DAISY Digital Rights Management System

Version 2 Requirements

1. Summary

A list of requirements for a system to protect DAISY and ANSI/NISO Z39.86 digital talking books is presented.  These have been gathered and compiled by the Working Group on Digital Rights Management of the DAISY Consortium.  The requirements aim to describe a system that fairly balances the rights of end users with the protection requirements of copyright holders, publishers, and local copyright law and is minimally invasive.

2. Introduction

The DAISY Consortium wishes to create a standard Digital Rights Management (DRM) scheme for use with Digital Talking Book (DTB) standards in order to satisfy copyright holders and publishers that their works are being protected and to comply with copyright law.

Most entities distributing books for the blind and print disabled using the existing DTB standards are required by law to apply some sort of protection, up to and including stringent encryption and watermarking systems.  In any case, the copyright holders and publishers whose works are being distributed wish to see those works protected in a way that prevents their dissemination to unauthorized users.

At the same time, end-users of those works expect reasonable rights to the use of those publications.

The ideal DRM system, then, is one that is entirely transparent up to the limits of an end-user’s usage rights and does not allow those limits to be exceeded in any way.  Where those limits lie is the subject of considerable debate.

It is important to note that the function of a DRM system is to enforce those limits, not to set them, and it is in this spirit that the Working Group has approached the subject.  That is, we wish to create a system that is effectively, flexibly, and transparently able to implement policy without imposing limitations of its own.  The Working Group is committed to remaining neutral on the issue of which rights should be limited and which extended to an end user, except where those limits might restrict the legitimate use of assistive technologies.

3. Context

Per requirements 35 and 36, the DRM system under development applies to DTBs complying with the DAISY 2.02 and the ANSI/NISO Z39.86 (DAISY 3.0) DTB specifications. 

4. Scope

Other issues considered out of scope include: transport of materials, physical format, patron registration, copyright law, and issues surrounding item sales.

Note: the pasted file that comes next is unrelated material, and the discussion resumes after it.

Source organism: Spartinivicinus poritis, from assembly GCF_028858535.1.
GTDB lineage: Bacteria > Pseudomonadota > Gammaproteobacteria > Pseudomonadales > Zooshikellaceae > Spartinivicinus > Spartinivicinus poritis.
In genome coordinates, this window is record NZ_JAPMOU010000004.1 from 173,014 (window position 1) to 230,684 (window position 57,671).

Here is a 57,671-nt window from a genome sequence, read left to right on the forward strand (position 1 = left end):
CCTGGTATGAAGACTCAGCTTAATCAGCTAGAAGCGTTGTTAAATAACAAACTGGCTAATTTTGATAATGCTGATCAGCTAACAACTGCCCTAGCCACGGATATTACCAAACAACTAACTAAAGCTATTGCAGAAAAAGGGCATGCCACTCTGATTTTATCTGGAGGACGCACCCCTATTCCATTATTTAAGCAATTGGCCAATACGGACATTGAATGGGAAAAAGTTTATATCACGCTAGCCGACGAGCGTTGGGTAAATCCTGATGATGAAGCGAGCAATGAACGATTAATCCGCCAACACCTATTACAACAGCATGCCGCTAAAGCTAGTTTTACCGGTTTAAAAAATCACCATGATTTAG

5. Roles

For the convenience of the reader, each requirement has been assigned to one or more user roles: (C)opyright holder, (D)istributor, (M)anufacturer, or (E)nd user.  By examining the assignments in the complete list of requirements an interested reader can quickly determine which requirements are applicable to his or her area of interest.

6. Requirements, by area

Each requirement has been assigned, where possible, to one of nine categories.  These are described below.  Some requirements are not assigned to a category.  Rejected requirements have not been categorized.

6.1 Authorization

This category contains requirements of the DRM system to allow playback of a DTB under access conditions set by the distributor.  Controllable parameters include user, machine, and date/time.  Machine-level authorizations are further broken down by manufacturer, class of machine (hardware or software), model, and version number.  All authorizations are optional and not mutually exclusive.

Users must be able to back up and copy their authorizations and remove them from machines but not to create their own authorizations.  Authorization to play a given DTB can travel with or separate from that DTB.

[4] A unique ID per copy within an agency can be assigned

Roles: C

Description: For agencies that desire to do so, a unique ID can be generated and assigned to each digital copy of a DTB.  In this way both on-demand copies and those that circulate can be tracked to an individual location or user.  Supports the Identification requirements.

[5] Playback can be restricted to authorized users only

Roles: C

Description: One of the basic functions of the DRM system.  Stated for completeness.

[13] Time-out of keys - limited time authorization - by duration and/or date

Roles: D

Description: Authorizations to play a book can expire, based on the time and date and/or the amount of time elapsed since the authorization was applied.  This requirement implies the existence of a clock on the playback device.  It is likely that such authorizations will be expected to fail completely on playback devices with no clock.

[15] Expiration of individual books

Roles: D

Description: The ability to play a DTB can expire regardless of authorization.  This requirement implies the existence of a clock on the playback device.  It is likely that such DTBs will be expected to fail to play on playback devices with no clock.

[16] User authorization certificate (or equivalent) is tamper-resistant

Roles: D